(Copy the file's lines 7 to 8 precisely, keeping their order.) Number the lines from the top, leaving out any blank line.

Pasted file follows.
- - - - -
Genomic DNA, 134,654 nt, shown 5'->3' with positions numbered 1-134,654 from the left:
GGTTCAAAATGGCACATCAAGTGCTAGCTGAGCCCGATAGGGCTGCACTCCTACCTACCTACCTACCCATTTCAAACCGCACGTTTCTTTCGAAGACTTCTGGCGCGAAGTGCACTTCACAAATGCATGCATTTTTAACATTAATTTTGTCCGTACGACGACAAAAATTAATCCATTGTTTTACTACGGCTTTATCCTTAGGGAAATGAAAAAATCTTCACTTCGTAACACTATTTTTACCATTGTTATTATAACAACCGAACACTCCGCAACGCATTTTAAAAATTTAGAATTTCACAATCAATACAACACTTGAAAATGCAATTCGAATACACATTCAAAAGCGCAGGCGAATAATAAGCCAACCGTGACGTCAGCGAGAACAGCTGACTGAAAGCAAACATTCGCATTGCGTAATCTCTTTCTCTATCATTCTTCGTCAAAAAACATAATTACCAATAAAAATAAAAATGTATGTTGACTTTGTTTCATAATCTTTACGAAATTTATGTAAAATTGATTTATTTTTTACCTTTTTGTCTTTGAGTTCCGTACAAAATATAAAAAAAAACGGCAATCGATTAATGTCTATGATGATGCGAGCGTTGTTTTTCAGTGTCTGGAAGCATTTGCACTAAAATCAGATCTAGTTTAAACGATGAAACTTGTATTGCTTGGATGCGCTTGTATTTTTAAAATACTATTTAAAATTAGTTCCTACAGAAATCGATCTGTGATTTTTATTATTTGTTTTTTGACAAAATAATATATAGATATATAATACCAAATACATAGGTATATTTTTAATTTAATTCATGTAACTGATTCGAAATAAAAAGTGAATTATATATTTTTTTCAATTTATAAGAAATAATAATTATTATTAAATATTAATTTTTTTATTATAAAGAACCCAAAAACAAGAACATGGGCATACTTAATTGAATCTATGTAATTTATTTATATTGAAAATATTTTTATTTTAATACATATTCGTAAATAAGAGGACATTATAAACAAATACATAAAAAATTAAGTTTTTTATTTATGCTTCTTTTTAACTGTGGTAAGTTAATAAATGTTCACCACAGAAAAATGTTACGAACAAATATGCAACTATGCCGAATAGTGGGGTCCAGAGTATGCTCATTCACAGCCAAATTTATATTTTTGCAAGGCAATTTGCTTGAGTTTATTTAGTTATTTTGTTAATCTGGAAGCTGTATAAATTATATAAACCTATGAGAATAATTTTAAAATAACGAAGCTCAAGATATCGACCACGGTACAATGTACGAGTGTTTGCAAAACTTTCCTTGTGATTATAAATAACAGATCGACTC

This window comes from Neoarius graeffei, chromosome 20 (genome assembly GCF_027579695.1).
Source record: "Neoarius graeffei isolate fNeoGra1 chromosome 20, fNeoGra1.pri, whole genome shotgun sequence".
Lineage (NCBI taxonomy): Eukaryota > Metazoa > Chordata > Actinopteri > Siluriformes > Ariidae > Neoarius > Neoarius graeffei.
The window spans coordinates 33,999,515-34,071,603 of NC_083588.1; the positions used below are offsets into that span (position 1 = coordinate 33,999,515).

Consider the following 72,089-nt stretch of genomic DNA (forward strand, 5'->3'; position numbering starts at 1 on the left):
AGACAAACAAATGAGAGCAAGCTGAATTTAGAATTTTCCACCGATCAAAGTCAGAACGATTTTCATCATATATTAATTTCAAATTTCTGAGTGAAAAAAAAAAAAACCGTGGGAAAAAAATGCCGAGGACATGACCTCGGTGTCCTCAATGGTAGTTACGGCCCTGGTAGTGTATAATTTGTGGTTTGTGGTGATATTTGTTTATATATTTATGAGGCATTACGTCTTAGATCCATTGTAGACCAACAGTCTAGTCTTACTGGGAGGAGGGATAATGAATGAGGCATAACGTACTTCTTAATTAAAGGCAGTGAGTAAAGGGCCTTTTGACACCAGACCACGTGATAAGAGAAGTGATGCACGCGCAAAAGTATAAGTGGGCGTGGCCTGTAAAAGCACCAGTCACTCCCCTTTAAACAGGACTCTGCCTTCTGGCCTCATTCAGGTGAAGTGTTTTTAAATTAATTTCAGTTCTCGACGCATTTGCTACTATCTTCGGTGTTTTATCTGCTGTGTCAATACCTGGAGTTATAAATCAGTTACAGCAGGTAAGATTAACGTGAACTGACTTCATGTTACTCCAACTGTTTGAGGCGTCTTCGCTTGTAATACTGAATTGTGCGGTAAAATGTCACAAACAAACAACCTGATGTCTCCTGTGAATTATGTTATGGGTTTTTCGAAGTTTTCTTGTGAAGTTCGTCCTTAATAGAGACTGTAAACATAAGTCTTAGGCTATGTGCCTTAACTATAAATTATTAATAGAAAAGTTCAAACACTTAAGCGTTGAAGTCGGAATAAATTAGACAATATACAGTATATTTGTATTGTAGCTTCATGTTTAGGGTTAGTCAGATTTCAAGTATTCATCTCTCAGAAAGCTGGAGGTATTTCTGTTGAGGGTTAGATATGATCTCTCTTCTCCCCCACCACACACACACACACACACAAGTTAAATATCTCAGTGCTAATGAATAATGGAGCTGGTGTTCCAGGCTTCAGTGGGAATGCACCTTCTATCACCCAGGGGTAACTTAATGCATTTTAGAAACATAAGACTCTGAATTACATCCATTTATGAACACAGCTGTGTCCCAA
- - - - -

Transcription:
Consider the following 72,089-nt stretch of genomic DNA (forward strand, 5'->3'; position numbering starts at 1 on the left):
AGACAAACAAATGAGAGCAAGCTGAATTTAGAATTTTCCACCGATCAAAGTCAGAACGATTTTCATCATATATTAATTTCAAATTTCTGAGTGAAAAAAAAAAAAACCGTGGGAAAAAAATGCCGAGGACATGACCTCGGTGTCCTCAATGGTAGTTACGGCCCTGGTAGTGTATAATTTGTGGTTTGTGGTGATATTTGTTTATATATTTATGAGGCATTACGTCTTAGATCCATTGTAGACCAACAGTCTAGTCTTACTGGGAGGAGGGATAATGAATGAGGCATAACGTACTTCTTAATTAAAGGCAGTGAGTAAAGGGCCTTTTGACACCAGACCACGTGATAAGAGAAGTGATGCACGCGCAAAAGTATAAGTGGGCGTGGCCTGTAAAAGCACCAGTCACTCCCCTTTAAACAGGACTCTGCCTTCTGGCCTCATTCAGGTGAAGTGTTTTTAAATTAATTTCAGTTCTCGACGCATTTGCTACTATCTTCGGTGTTTTATCTGCTGTGTCAATACCTGGAGTTATAAATCAGTTACAGCAGGTAAGATTAACGTGAACTGACTTCATGTTACTCCAACTGTTTGAGGCGTCTTCGCTTGTAATACTGAATTGTGCGGTAAAATGTCACAAACAAACAACCTGATGTCTCCTGTGAATTATGTTATGGGTTTTTCGAAGTTTTCTTGTGAAGTTCGTCCTTAATAGAGACTGTAAACATAAGTCTTAGGCTATGTGCCTTAACTATAAATTATTAATAGAAAAGTTCAAACACTTAAGCGTTGAAGTCGGAATAAATTAGACAATATACAGTATATTTGTATTGTAGCTTCATGTTTAGGGTTAGTCAGATTTCAAGTATTCATCTCTCAGAAAGCTGGAGGTATTTCTGTTGAGGGTTAGATATGATCTCTCTTCTCCCCCACCACACACACACACACACACAAGTTAAATATCTCAGTGCTAATGAATAATGGAGCTGGTGTTCCAGGCTTCAGTGGGAATGCACCTTCTATCACCCAGGGGTAACTTAATGCATTTTAGAAACATAAGACTCTGAATTACATCCATTTATGAACACAGCTGTGTCCCAA